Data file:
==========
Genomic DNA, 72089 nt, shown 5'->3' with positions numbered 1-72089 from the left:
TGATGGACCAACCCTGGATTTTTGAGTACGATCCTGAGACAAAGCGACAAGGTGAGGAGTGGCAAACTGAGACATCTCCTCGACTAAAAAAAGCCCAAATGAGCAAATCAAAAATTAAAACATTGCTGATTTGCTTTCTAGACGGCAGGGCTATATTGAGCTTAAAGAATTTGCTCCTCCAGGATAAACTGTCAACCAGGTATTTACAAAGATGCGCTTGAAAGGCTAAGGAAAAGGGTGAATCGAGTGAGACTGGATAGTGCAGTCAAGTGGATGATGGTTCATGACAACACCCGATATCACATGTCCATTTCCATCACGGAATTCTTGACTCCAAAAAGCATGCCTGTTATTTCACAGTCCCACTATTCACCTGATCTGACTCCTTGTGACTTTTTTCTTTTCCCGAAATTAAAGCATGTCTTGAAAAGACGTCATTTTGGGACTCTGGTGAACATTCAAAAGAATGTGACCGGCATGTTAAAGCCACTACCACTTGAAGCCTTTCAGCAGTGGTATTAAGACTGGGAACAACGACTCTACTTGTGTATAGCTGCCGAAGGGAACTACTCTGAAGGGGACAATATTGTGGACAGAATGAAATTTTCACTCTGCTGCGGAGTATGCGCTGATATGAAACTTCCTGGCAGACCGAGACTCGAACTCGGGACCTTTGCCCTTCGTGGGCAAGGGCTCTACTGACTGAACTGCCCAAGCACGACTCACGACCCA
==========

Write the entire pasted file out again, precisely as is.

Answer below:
Genomic DNA, 72089 nt, shown 5'->3' with positions numbered 1-72089 from the left:
TGATGGACCAACCCTGGATTTTTGAGTACGATCCTGAGACAAAGCGACAAGGTGAGGAGTGGCAAACTGAGACATCTCCTCGACTAAAAAAAGCCCAAATGAGCAAATCAAAAATTAAAACATTGCTGATTTGCTTTCTAGACGGCAGGGCTATATTGAGCTTAAAGAATTTGCTCCTCCAGGATAAACTGTCAACCAGGTATTTACAAAGATGCGCTTGAAAGGCTAAGGAAAAGGGTGAATCGAGTGAGACTGGATAGTGCAGTCAAGTGGATGATGGTTCATGACAACACCCGATATCACATGTCCATTTCCATCACGGAATTCTTGACTCCAAAAAGCATGCCTGTTATTTCACAGTCCCACTATTCACCTGATCTGACTCCTTGTGACTTTTTTCTTTTCCCGAAATTAAAGCATGTCTTGAAAAGACGTCATTTTGGGACTCTGGTGAACATTCAAAAGAATGTGACCGGCATGTTAAAGCCACTACCACTTGAAGCCTTTCAGCAGTGGTATTAAGACTGGGAACAACGACTCTACTTGTGTATAGCTGCCGAAGGGAACTACTCTGAAGGGGACAATATTGTGGACAGAATGAAATTTTCACTCTGCTGCGGAGTATGCGCTGATATGAAACTTCCTGGCAGACCGAGACTCGAACTCGGGACCTTTGCCCTTCGTGGGCAAGGGCTCTACTGACTGAACTGCCCAAGCACGACTCACGACCCA